In a move that could see President Donald Trump set foot on North Korean soil again, Kim Jong Un has invited the U.S. leader to Pyongyang, a South Korean newspaper reported Monday, as the North's Foreign Ministry said it expected stalled nuclear talks to resume "in a few weeks."
A letter from Kim, the second Trump received from the North Korean leader last month, was passed to the U.S. president during the third week of August and came ahead of the North's launch of short-range projectiles on Sept. 10, the South's Joongang Ilbo newspaper reported, citing multiple people familiar with the matter.
In the letter, Kim expressed his willingness to meet the U.S. leader for another summit — a stance that echoed Trump's own remarks just days earlier.
Constant deployments broke the Air Force's B-1 fleet. Now the service is facing a major bomber shortfall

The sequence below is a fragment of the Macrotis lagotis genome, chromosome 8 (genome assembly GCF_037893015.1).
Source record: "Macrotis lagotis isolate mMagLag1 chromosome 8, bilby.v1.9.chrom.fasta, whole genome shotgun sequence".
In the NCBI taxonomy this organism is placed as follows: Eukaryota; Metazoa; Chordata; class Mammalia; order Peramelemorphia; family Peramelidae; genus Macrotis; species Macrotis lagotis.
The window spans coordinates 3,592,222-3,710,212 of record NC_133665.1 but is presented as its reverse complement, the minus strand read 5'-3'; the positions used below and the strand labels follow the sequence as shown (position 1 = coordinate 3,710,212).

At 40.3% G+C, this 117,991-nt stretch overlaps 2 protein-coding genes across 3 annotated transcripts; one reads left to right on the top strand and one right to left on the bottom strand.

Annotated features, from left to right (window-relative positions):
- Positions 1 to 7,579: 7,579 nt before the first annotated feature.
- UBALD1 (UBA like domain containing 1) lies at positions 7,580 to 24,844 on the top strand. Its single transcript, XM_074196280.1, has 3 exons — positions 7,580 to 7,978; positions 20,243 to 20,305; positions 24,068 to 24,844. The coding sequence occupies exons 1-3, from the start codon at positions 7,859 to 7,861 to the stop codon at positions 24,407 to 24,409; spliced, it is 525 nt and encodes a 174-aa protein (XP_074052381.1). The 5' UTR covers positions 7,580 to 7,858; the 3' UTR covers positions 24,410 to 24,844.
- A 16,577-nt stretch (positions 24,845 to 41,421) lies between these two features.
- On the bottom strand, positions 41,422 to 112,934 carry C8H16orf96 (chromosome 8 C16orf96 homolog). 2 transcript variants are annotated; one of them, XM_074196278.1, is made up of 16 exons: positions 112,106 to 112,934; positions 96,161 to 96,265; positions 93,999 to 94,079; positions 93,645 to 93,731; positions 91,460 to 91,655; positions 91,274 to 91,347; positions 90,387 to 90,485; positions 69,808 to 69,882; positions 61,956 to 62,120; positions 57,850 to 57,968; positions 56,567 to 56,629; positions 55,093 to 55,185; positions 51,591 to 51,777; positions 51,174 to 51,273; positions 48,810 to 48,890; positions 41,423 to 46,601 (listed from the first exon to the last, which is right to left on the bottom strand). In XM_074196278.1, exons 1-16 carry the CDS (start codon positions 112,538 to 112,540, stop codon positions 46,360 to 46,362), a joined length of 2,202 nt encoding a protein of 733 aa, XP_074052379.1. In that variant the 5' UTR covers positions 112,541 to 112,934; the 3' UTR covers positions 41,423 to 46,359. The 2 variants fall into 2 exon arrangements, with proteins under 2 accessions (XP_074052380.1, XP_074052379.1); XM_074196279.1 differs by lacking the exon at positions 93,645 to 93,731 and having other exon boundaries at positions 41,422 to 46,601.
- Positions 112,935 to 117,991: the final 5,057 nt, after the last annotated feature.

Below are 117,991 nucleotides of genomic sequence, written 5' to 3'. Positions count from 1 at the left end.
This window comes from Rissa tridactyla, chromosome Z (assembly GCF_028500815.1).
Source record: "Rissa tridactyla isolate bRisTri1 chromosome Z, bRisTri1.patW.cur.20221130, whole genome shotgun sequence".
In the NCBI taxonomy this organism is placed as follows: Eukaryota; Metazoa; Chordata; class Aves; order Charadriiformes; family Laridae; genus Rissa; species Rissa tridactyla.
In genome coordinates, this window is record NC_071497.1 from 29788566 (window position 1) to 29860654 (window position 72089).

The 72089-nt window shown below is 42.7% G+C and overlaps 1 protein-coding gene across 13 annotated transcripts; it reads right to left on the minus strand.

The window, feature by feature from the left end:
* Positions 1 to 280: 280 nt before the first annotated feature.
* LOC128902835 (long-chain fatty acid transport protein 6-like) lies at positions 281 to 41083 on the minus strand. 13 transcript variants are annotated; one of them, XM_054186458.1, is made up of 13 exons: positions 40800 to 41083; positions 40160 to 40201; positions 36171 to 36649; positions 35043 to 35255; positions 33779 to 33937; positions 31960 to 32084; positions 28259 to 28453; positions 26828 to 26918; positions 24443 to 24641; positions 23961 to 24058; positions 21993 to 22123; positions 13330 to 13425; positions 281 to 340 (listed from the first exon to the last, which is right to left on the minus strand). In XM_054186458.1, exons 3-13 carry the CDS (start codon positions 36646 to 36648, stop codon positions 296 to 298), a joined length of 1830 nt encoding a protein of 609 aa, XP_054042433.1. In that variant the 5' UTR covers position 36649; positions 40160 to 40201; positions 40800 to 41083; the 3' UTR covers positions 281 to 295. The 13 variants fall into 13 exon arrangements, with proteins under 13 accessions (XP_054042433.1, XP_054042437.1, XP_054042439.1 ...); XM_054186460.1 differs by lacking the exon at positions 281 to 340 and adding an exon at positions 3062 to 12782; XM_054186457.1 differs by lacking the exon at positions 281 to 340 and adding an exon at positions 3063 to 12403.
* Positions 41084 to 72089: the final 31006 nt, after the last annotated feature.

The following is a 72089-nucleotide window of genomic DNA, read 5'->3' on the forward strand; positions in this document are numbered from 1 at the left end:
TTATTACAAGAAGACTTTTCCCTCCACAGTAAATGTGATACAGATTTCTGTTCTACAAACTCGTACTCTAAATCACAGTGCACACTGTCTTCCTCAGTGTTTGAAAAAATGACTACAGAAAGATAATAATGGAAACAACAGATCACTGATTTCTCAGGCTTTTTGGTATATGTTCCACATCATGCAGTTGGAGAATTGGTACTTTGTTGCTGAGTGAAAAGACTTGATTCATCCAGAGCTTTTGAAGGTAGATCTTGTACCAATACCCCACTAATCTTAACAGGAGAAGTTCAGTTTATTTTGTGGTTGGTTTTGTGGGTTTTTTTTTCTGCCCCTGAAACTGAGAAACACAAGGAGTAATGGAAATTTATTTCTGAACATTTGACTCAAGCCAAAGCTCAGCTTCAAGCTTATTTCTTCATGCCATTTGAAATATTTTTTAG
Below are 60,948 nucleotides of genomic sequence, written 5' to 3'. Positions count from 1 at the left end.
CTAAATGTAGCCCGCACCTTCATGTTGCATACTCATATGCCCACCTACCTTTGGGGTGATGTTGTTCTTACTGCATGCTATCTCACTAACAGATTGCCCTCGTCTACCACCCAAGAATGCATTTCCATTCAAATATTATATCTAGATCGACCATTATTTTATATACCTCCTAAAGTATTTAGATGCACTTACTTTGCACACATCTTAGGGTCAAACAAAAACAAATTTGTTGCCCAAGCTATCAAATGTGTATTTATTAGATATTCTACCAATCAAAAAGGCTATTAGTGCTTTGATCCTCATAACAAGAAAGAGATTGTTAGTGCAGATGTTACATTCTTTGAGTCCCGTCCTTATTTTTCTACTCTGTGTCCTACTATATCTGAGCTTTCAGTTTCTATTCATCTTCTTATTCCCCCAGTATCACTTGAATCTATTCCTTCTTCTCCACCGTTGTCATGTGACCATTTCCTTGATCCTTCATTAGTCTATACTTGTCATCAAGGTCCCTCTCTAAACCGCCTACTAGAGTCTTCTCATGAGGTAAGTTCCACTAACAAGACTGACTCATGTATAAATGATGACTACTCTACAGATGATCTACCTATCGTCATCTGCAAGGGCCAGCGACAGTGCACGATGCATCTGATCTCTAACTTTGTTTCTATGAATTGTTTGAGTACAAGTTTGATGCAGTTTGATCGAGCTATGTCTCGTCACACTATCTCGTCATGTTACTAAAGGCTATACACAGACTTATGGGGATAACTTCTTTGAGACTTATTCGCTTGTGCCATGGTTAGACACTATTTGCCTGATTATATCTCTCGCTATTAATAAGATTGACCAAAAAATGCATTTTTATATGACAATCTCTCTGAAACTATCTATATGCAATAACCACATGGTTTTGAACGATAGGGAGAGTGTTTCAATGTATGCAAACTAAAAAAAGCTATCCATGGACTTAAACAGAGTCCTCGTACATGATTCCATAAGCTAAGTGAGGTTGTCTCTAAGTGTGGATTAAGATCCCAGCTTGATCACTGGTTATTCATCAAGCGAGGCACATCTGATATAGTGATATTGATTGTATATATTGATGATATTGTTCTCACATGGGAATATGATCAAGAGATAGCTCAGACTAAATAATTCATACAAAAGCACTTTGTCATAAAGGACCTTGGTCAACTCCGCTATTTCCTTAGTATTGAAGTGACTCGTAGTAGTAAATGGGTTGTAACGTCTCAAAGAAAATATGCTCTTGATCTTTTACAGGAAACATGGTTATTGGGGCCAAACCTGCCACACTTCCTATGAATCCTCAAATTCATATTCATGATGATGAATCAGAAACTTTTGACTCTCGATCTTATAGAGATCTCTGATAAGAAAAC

On April 14, 2018, two B-1B Lancer bombers fired off payloads of Joint Air-to-Surface Standoff Missiles against weapons storage plants in western Syria, part of a shock-and-awe response to Syrian President Bashar al-Assad's use of chemical weapons against his citizens that also included strikes from Navy destroyers and submarines.
In all, the two bombers fired 19 JASSMs, successfully eliminating their targets. But the moment would ultimately be one of the last — and certainly most publicized — strategic strikes for the aircraft before operations began to wind down for the entire fleet.
A few months after the Syria strike, Air Force Global Strike Command commander Gen. Tim Ray called the bombers back home. Ray had crunched the data, and determined the non-nuclear B-1 was pushing its capabilities limit. Between 2006 and 2016, the B-1 was the sole bomber tasked continuously in the Middle East. The assignment was spread over three Lancer squadrons that spent one year at home, then six month deployed — back and forth for a decade.
The constant deployments broke the B-1 fleet. It's no longer a question of if, but when the Air Force and Congress will send the aircraft to the Boneyard. But Air Force officials are still arguing the B-1 has value to offer, especially since it's all the service really has until newer bombers hit the flight line in the mid-2020s.